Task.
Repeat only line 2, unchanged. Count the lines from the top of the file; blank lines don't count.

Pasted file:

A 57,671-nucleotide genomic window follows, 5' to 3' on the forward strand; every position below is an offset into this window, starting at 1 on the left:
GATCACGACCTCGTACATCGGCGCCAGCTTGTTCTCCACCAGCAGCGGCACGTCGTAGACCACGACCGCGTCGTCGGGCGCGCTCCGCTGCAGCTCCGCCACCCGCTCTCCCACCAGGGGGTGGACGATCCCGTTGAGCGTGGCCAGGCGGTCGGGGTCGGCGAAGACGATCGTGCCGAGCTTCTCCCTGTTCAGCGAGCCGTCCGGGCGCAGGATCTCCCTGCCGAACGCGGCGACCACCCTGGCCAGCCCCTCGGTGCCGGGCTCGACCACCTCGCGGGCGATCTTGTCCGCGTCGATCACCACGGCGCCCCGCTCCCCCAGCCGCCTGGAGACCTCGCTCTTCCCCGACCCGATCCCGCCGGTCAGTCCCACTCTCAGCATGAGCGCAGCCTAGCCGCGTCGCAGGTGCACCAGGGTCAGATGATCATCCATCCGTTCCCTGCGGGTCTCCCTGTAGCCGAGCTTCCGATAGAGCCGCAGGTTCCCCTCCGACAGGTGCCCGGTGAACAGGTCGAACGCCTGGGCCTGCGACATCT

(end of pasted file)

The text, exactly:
GATCACGACCTCGTACATCGGCGCCAGCTTGTTCTCCACCAGCAGCGGCACGTCGTAGACCACGACCGCGTCGTCGGGCGCGCTCCGCTGCAGCTCCGCCACCCGCTCTCCCACCAGGGGGTGGACGATCCCGTTGAGCGTGGCCAGGCGGTCGGGGTCGGCGAAGACGATCGTGCCGAGCTTCTCCCTGTTCAGCGAGCCGTCCGGGCGCAGGATCTCCCTGCCGAACGCGGCGACCACCCTGGCCAGCCCCTCGGTGCCGGGCTCGACCACCTCGCGGGCGATCTTGTCCGCGTCGATCACCACGGCGCCCCGCTCCCCCAGCCGCCTGGAGACCTCGCTCTTCCCCGACCCGATCCCGCCGGTCAGTCCCACTCTCAGCATGAGCGCAGCCTAGCCGCGTCGCAGGTGCACCAGGGTCAGATGATCATCCATCCGTTCCCTGCGGGTCTCCCTGTAGCCGAGCTTCCGATAGAGCCGCAGGTTCCCCTCCGACAGGTGCCCGGTGAACAGGTCGAACGCCTGGGCCTGCGACATCT